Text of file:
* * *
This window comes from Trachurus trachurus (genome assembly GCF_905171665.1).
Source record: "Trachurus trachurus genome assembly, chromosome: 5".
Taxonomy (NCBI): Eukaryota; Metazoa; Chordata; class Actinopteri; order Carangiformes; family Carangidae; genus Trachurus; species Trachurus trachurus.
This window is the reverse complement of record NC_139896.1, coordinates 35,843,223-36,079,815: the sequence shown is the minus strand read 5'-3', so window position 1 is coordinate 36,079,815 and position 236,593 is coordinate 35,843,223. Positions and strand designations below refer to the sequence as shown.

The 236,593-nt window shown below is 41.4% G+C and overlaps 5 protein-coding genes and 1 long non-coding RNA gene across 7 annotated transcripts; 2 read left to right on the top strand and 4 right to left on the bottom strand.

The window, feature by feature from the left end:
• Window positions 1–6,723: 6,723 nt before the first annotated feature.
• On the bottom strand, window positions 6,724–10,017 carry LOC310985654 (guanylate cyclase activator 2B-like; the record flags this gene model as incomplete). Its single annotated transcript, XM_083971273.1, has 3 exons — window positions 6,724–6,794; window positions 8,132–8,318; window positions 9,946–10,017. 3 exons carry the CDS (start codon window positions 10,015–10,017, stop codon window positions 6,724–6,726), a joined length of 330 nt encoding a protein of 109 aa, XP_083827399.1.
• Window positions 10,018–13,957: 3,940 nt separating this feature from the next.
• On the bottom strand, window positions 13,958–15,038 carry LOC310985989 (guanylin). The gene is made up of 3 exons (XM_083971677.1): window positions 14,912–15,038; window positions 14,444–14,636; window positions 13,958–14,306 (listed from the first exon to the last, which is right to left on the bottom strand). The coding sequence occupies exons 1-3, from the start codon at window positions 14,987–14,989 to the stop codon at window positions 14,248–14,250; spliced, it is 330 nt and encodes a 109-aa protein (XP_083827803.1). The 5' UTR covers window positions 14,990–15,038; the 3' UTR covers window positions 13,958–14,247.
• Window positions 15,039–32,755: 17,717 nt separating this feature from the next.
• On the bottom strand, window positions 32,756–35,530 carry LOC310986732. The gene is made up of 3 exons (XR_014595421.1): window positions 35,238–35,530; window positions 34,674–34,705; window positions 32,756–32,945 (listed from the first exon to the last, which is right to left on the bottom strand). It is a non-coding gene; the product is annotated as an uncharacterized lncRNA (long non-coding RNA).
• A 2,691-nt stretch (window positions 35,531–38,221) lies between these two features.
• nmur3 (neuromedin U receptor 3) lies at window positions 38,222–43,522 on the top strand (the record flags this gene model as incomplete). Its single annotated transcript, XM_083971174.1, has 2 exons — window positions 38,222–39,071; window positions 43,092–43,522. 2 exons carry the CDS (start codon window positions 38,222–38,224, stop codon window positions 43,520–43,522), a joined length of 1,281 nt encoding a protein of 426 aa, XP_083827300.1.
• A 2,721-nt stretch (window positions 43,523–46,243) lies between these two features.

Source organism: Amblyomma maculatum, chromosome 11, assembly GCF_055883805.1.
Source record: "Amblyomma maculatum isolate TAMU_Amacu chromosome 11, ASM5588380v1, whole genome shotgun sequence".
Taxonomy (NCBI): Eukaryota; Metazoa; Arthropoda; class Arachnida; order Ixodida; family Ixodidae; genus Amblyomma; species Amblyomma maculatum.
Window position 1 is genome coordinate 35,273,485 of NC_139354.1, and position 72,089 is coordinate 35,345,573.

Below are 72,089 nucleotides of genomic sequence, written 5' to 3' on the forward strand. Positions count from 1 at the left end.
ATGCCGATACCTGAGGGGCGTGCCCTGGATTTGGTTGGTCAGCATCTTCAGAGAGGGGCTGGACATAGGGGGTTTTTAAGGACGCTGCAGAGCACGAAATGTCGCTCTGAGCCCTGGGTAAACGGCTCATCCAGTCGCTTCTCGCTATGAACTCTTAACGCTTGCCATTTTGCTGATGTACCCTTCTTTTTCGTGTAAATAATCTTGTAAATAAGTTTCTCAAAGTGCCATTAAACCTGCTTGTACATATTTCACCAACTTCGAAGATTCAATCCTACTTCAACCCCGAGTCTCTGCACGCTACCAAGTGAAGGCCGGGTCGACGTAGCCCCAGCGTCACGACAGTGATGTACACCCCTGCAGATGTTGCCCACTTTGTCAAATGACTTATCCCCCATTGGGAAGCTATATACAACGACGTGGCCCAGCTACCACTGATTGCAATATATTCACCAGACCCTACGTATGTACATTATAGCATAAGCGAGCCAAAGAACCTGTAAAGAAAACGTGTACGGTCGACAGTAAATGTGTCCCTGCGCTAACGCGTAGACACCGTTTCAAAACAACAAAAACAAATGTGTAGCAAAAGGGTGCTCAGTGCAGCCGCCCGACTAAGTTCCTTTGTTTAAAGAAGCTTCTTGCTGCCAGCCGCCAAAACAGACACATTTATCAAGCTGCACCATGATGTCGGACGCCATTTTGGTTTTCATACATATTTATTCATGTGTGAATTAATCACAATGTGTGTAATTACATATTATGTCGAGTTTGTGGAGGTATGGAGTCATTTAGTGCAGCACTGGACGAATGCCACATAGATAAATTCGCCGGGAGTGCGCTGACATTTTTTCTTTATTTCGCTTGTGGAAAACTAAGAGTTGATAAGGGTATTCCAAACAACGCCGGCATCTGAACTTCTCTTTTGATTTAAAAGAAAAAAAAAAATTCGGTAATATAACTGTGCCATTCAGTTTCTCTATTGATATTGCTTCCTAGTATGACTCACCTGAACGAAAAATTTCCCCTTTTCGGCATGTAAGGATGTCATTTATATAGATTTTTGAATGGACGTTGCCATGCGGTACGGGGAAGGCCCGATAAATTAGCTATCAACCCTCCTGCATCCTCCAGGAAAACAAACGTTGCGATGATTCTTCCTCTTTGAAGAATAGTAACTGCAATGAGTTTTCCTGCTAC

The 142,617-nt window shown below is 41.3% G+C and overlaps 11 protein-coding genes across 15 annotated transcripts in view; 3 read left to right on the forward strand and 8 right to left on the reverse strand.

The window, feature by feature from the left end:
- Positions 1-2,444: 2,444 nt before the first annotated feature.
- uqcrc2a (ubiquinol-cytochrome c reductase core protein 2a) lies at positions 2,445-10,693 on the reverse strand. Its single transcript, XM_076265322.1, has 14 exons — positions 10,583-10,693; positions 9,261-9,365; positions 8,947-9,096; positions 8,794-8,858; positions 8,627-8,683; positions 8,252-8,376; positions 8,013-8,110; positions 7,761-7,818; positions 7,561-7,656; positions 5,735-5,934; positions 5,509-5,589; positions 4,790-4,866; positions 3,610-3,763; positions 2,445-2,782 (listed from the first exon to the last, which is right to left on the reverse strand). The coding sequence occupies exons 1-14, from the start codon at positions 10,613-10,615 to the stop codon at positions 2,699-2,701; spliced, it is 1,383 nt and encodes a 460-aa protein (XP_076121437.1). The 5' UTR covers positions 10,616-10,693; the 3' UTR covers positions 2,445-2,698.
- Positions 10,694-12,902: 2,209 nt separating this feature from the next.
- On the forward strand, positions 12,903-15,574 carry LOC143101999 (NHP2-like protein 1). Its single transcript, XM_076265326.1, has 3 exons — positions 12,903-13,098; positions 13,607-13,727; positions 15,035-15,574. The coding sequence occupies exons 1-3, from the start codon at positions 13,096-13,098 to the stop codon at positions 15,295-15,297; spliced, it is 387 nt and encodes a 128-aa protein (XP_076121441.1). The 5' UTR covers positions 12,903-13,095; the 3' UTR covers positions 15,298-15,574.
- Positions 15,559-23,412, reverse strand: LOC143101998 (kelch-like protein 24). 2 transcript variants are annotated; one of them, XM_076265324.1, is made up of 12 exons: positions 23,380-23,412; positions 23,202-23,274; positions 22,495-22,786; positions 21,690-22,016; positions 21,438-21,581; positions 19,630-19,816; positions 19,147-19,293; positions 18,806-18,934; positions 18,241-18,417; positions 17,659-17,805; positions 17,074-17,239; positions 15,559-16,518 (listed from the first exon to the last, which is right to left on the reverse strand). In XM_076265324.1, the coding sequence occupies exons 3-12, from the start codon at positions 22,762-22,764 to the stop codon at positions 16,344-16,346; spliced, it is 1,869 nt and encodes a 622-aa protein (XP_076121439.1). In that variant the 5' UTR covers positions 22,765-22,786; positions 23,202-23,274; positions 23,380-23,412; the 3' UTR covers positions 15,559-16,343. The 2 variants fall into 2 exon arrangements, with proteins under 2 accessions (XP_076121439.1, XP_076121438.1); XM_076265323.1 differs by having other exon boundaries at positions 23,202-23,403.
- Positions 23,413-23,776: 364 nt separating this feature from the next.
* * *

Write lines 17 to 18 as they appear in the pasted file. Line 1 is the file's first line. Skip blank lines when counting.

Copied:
Source record: "Amblyomma maculatum isolate TAMU_Amacu chromosome 11, ASM5588380v1, whole genome shotgun sequence".
Taxonomy (NCBI): Eukaryota; Metazoa; Arthropoda; class Arachnida; order Ixodida; family Ixodidae; genus Amblyomma; species Amblyomma maculatum.